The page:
Forced to Build Their Church Five Times


Gospel for Asia women missionaries had been falsely accused, chased out of a village, and warned to never come back. Yet a small group of believers continued to grow every day, and now, a temporary structure, built by the growing flock’s own hands stood as proof.

Gospel for Asia women missionaries Champa and Bakul had been accused of a man’s death, chased out of the village, and warned to never come back. For all that, a small group of believers continued to grow every day, and now, a temporary structure, built by the growing flock’s own hands stood as proof. The situation made some people angry enough to break bones and destroy the whole building.

Missionaries Pray for Paralyzed Man

The village’s fellowship started in 2001 with one paralyzed man named Tariq. When Champa and Bakul first visited his house, Tariq could feel nothing in his legs. But after the two women prayed for healing, his cold legs became hot, and he was able to shake them.

The missionaries shared the Good News with Tariq and his family, and they began to visit every week, praying for Tariq’s full healing and teaching from the Bible. As they learned about Jesus Christ, the five members of the family, along with three of their neighbors, put their trust in Him. Shortly after, Tariq died.

The untimely death caused an uproar in the village. As the newest people in Tariq’s life, Champa, Bakul and their God were denounced as the tragedy’s cause. The missionaries were chased out of the village.

If Champa and Bakul came back, villagers warned them they would pay the consequences.

The missionaries continued to visit Tariq, and soon he and his family embraced Jesus. But when Tariq died, villagers blamed the missionaries.

Church Grows Despite Threats

With threats hanging over them, Champa and Bakul remained quiet for two weeks. But as the Lord placed courage in the believers’ hearts, the small fellowship began to meet again, and it started to grow. Ignoring the danger, new people joined the fellowship every day.

Soon, the congregation was too large to meet in a house, so the believers decided to raise money for a temporary church building. Although most of them earned meager wages as field laborers, they collected $400 in nearly a month.

Villagers strongly warned the believers against constructing the church, but the believers were resolute. Two months after the house of worship was complete, the anti-Christians delivered the consequences.

The group assaulted believers, destroyed the church building and began leveling false accusations against the Christians.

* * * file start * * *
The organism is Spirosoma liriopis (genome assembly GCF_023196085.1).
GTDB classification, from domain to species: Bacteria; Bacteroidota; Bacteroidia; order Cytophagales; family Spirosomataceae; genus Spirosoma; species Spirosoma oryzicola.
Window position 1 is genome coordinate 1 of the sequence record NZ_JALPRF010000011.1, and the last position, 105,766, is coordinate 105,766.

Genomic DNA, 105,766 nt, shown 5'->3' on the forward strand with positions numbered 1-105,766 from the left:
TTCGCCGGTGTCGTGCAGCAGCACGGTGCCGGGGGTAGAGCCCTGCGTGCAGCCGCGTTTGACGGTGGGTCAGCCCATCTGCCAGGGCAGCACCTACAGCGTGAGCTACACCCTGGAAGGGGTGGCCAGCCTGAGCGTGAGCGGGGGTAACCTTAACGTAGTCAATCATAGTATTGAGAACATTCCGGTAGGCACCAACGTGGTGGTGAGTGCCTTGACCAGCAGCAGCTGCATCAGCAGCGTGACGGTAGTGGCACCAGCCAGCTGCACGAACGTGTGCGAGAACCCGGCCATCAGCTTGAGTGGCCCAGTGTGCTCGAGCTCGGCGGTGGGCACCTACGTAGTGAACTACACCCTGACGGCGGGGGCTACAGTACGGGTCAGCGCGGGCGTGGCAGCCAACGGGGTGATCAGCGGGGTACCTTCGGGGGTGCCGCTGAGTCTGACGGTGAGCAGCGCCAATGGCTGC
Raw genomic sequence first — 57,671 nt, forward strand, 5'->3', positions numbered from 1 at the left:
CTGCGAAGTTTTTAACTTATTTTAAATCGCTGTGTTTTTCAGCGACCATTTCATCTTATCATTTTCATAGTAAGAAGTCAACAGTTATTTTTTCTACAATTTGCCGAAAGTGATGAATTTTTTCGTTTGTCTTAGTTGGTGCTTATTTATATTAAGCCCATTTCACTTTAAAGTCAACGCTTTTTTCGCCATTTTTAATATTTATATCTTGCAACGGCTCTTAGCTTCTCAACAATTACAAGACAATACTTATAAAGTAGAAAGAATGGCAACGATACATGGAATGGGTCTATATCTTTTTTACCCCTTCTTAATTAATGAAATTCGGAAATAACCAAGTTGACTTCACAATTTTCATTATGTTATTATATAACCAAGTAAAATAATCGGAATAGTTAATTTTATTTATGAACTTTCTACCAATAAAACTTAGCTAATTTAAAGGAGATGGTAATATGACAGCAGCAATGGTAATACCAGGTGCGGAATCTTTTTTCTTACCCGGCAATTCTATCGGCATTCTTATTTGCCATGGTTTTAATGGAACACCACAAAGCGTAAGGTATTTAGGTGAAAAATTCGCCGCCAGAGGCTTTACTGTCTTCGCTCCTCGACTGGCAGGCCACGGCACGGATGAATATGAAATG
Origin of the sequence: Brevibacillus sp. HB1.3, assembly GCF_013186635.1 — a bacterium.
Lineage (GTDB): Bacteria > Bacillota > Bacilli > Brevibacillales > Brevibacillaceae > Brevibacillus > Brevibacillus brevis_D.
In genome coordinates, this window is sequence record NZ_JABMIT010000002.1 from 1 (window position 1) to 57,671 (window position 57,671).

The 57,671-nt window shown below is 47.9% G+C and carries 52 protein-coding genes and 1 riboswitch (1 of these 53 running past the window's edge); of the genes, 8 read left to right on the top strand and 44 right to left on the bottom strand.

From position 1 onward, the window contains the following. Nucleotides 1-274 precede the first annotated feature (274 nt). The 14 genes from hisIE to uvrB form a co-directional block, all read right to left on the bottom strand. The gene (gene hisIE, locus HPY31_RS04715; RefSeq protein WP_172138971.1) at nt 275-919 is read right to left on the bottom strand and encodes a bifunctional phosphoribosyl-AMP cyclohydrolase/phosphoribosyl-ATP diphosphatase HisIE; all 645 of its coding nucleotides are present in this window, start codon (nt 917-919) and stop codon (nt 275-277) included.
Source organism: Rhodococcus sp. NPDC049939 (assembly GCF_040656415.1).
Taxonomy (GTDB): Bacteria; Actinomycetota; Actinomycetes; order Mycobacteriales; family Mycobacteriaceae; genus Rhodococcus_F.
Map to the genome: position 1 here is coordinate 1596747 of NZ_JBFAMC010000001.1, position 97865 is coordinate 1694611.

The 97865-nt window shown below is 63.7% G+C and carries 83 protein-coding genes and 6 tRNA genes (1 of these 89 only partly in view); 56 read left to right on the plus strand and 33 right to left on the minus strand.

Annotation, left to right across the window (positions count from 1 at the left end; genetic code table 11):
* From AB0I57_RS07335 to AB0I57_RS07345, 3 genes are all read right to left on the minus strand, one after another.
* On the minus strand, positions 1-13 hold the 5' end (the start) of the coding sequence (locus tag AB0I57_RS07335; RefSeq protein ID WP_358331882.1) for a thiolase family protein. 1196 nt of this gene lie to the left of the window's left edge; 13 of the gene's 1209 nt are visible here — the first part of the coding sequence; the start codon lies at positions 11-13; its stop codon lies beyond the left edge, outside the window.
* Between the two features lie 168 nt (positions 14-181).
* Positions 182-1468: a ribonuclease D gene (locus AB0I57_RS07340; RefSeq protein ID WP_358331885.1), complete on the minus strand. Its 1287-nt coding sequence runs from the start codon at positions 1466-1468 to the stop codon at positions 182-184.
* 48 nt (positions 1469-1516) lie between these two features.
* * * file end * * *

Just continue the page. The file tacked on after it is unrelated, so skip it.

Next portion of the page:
When the congregation grew too large to meet in homes, the believers collected money for a temporary church building. Two months after it was built, anti-Christians destroyed it.

“Believers are visiting our houses and destroying the photos of our god and goddesses,” the group said. Soon, members of the community started believing it.

Despite the opposition, the believers continued to meet in houses and welcome new members. Eventually, however, they gave in to their neighbors’ demands that they leave, and they rented land outside the village.

Perhaps there, they thought, they could finally worship in peace.

Congregation Builds Outside Village

After collecting another $500, the believers built a simple structure on their rented piece of land, but their rejoicing was short-lived. In 2005, two years after their first building was destroyed, an elephant trampled their new one.

The anti-Christians laughed at the congregation’s predicament.

“These people are not doing good work,” the villagers said. “They are destroying our forefathers’ culture and customs. Our god is not happy with them, and that is the reason this church building got destroyed by an elephant.”

Despite the accusations and mockery they faced, the believers quickly rebuilt the church and continued with worship services. The next year, an official pastor, GFA missionary Ekanpreet, was able to come shepherd the flock.

Over the next four years, the church grew. Even threats of banishment from the village didn’t stop new believers. But in 2010, a great storm ripped through the area, and once again, the believers’ church became a casualty.

For the fourth time in eight years, the congregation put itself to work, creating yet another place to worship their God. Like the other buildings, it would be flimsy and highly vulnerable to the elements, but the believers didn’t have any other options—unless someone offered them help.

The believers’ next two buildings were destroyed by an elephant and a large storm, causing the villagers to mock them.

Believers Sell Belongings for a Permanent Solution

With their temporary sanctuary in place, the believers decided it was time to find a permanent solution to their problems. They didn’t have much money after all the buildings they had constructed, so they sold their personal belongings. But even that wasn’t enough.

Fortunately, God had already provided for their need. When Pastor Ekanpreet requested help from his leaders, they sent the remaining funds for the land as well as funds for a big, beautiful church building.

Made from sturdy materials, it wouldn’t be vulnerable to the elements the way their short-term structures were, and it was large enough to fit every member. Ten years after Champa and Bakul first came to the village, the believers finally had a place to call home.

With help from supporters around the world, the congregation finally built a solid house of worship, able to stand up to storms, elephants, and their anti-Christian neighbors.

Today, 60 believers worship together in the church, which is one of the biggest in the area. And though some might be tempted to take that for granted, Pastor Ekanpreet and the congregation know it was only granted by the grace of God.

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